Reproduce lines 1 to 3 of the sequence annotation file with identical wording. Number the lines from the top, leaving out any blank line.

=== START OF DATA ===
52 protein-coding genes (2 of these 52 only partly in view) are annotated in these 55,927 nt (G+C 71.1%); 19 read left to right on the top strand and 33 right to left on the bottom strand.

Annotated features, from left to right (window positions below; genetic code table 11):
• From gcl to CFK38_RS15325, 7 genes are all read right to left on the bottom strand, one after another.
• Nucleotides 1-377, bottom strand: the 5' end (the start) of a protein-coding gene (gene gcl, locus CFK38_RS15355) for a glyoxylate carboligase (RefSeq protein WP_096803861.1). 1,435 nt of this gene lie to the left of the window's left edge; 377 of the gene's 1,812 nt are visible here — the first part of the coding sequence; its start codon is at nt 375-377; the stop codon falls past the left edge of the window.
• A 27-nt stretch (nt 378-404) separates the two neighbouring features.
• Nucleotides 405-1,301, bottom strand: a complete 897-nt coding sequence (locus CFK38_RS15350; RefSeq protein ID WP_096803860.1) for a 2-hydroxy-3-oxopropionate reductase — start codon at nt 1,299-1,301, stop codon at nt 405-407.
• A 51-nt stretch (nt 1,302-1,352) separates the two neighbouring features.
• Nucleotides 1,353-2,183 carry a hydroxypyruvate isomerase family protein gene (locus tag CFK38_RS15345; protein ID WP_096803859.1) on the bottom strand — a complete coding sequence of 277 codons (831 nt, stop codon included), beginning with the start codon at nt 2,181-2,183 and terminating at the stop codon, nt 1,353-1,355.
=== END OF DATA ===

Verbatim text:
52 protein-coding genes (2 of these 52 only partly in view) are annotated in these 55,927 nt (G+C 71.1%); 19 read left to right on the top strand and 33 right to left on the bottom strand.

Annotated features, from left to right (window positions below; genetic code table 11):
• From gcl to CFK38_RS15325, 7 genes are all read right to left on the bottom strand, one after another.